Unplanned 30-day hospital readmission as a quality measure in gynecologic oncology Ovarian Cancer and Us OVARIAN CANCER and US Ovarian Cancer and Us

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Monday, September 26, 2016

Unplanned 30-day hospital readmission as a quality measure in gynecologic oncology



abstract
 

Highlights

  • Thirty-day readmission is a quality measure for patient care and Medicare-based reimbursement.
  • The readmission rate to an academic gynecologic oncology surgical service was 11%.
  • In patients requiring >1 night stay after surgery, a readmission rate of 20.9% was observed.
  • Readmissions were costly and associated with surgical, medical, and psychosocial risk factors.

Objectives

Thirty-day readmission is used as a quality measure for patient care and Medicare-based hospital reimbursement. The primary study objective was to describe the 30-day readmission rate to an academic gynecologic oncology service. Secondary objectives were to identify risk factors and costs related to readmission.

Methods

This was a retrospective, concurrent cohort study of all surgical admissions to an academic, high volume gynecologic oncology service during a two-year period (2013–2014). Data were collected on patient demographics, medical comorbidities, psychosocial risk factors, and results from a hospital discharge screening survey. Mixed logistic regression was used to identify factors associated with 30-day readmission and costs of readmission were assessed.

Results

During the two-year study period, 1605 women underwent an index surgical admission. Among this population, a total of 177 readmissions (11.0%) in 135 unique patients occurred. In a surgical subpopulation with >1 night stay, a readmission rate of 20.9% was observed. The mean interval to readmission was 11.8 days (SD 10.7) and mean length of readmission stay was 5.1 days (SD 5.0). Factors associated with readmission included radical surgery for ovarian cancer (OR 2.87) or cervical cancer (OR 4.33), creation of an ostomy (OR 11.44), a Charlson score of ≥5 (OR 2.15), a language barrier (OR 3.36), a median household income in the lowest quartile (OR 6.49), and a positive discharge screen (OR 2.85). The mean cost per readmission was $25,416 (SD $26,736), with the highest costs associated with gastrointestinal complications at $32,432 (SD $32,148). The total readmission-related costs during the study period were $4,523,959.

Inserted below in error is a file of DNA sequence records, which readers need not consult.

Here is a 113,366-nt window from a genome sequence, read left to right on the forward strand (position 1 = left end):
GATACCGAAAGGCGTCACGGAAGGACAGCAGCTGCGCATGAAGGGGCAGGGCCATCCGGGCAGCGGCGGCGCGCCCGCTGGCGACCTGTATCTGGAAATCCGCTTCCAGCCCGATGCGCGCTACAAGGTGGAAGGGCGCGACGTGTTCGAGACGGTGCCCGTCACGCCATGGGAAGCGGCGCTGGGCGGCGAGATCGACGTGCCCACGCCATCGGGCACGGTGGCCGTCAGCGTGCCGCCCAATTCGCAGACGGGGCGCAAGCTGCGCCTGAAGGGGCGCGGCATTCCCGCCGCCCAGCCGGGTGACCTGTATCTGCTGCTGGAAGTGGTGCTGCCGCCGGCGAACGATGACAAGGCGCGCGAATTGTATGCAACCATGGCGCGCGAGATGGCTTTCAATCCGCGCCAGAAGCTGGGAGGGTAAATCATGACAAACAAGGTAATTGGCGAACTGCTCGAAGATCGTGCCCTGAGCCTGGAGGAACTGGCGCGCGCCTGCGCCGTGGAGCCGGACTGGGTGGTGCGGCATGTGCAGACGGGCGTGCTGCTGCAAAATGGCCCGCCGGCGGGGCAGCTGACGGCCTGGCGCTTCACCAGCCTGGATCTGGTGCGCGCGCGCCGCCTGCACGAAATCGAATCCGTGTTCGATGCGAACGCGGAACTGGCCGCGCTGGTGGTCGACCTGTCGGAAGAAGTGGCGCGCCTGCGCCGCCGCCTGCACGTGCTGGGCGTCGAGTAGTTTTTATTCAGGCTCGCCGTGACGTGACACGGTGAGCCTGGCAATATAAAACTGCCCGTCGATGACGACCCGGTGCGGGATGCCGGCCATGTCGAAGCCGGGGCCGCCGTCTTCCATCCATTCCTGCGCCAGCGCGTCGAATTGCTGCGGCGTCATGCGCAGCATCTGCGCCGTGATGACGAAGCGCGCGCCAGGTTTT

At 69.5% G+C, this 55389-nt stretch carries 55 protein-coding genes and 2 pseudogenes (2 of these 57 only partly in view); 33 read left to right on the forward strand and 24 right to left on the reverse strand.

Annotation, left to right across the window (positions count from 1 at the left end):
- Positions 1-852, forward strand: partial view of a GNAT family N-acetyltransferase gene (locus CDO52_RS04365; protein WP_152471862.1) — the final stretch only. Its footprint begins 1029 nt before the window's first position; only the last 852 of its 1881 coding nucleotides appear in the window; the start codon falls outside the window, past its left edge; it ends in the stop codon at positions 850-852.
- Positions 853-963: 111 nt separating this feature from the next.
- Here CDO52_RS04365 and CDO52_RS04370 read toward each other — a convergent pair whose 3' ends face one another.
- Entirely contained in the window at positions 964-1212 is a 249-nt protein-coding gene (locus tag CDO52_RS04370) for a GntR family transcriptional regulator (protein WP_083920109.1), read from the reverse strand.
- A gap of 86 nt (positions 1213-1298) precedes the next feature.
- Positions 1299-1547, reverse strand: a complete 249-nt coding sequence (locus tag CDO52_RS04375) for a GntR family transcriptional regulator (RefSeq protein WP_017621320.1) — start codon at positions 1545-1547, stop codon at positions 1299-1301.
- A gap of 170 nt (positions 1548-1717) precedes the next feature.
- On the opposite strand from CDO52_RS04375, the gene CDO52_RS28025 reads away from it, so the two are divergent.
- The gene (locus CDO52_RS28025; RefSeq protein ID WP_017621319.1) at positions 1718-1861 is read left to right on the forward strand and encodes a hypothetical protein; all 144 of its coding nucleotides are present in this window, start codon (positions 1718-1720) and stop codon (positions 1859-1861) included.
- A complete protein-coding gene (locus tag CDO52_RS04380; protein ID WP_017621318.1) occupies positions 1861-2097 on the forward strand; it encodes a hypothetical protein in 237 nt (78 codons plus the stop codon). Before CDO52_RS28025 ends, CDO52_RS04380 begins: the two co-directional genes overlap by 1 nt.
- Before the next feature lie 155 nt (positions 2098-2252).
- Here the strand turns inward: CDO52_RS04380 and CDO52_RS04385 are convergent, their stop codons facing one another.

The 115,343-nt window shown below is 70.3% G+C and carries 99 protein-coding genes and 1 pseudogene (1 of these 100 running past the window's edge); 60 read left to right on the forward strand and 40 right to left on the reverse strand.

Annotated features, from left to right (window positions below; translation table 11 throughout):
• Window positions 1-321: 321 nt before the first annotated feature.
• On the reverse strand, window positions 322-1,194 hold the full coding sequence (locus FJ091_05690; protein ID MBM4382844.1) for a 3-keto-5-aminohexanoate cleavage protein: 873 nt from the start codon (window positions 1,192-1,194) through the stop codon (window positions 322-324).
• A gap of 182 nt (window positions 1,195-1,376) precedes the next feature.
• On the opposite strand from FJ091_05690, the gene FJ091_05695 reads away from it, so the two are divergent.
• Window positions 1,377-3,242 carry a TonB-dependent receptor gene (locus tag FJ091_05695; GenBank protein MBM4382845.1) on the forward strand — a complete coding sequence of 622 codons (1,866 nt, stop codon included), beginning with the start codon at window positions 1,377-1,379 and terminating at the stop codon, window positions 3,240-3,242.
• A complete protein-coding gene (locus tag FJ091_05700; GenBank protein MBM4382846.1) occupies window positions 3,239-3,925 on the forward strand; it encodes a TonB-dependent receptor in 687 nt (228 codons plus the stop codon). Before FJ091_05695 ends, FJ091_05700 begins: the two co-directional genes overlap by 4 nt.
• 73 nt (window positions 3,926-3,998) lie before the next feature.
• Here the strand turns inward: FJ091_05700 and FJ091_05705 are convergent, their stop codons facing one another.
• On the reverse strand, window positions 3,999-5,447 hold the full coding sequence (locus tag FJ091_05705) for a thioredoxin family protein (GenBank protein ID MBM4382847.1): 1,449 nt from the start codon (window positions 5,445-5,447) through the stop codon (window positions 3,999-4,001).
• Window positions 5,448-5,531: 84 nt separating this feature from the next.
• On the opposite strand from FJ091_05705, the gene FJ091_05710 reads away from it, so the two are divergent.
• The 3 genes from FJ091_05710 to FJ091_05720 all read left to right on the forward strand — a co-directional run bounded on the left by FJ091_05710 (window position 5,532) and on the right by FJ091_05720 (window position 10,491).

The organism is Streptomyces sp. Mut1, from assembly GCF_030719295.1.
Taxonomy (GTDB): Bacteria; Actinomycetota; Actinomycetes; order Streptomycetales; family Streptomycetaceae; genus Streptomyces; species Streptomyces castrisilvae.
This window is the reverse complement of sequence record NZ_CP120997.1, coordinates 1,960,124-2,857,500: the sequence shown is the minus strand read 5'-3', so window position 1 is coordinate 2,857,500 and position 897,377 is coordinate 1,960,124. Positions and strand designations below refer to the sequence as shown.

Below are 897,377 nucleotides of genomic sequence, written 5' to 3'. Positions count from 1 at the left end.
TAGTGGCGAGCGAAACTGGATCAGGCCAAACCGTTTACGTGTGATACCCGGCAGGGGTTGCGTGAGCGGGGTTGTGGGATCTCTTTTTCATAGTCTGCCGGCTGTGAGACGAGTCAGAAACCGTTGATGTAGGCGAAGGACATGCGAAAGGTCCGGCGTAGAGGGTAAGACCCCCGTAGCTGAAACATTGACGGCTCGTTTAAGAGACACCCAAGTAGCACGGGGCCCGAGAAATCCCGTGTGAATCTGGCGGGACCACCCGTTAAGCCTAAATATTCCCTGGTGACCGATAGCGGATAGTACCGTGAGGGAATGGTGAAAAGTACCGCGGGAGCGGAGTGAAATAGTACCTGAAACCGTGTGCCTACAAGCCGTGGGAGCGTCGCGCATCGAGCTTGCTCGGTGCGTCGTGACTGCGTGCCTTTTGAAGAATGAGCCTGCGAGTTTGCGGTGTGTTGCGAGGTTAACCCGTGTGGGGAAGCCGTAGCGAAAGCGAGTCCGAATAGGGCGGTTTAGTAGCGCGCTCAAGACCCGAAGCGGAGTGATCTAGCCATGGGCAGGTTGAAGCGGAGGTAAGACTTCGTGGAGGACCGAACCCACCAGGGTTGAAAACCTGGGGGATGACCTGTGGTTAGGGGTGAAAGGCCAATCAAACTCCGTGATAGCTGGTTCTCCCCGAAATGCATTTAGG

Conclusions

Readmissions to a high volume gynecologic oncology service were costly and related to radical surgery for ovarian and cervical cancer as well as to medical, socioeconomic and psychosocial patient variables. These data may inform interventional studies aimed at decreasing unplanned readmissions in gynecologic oncology surgical populations.

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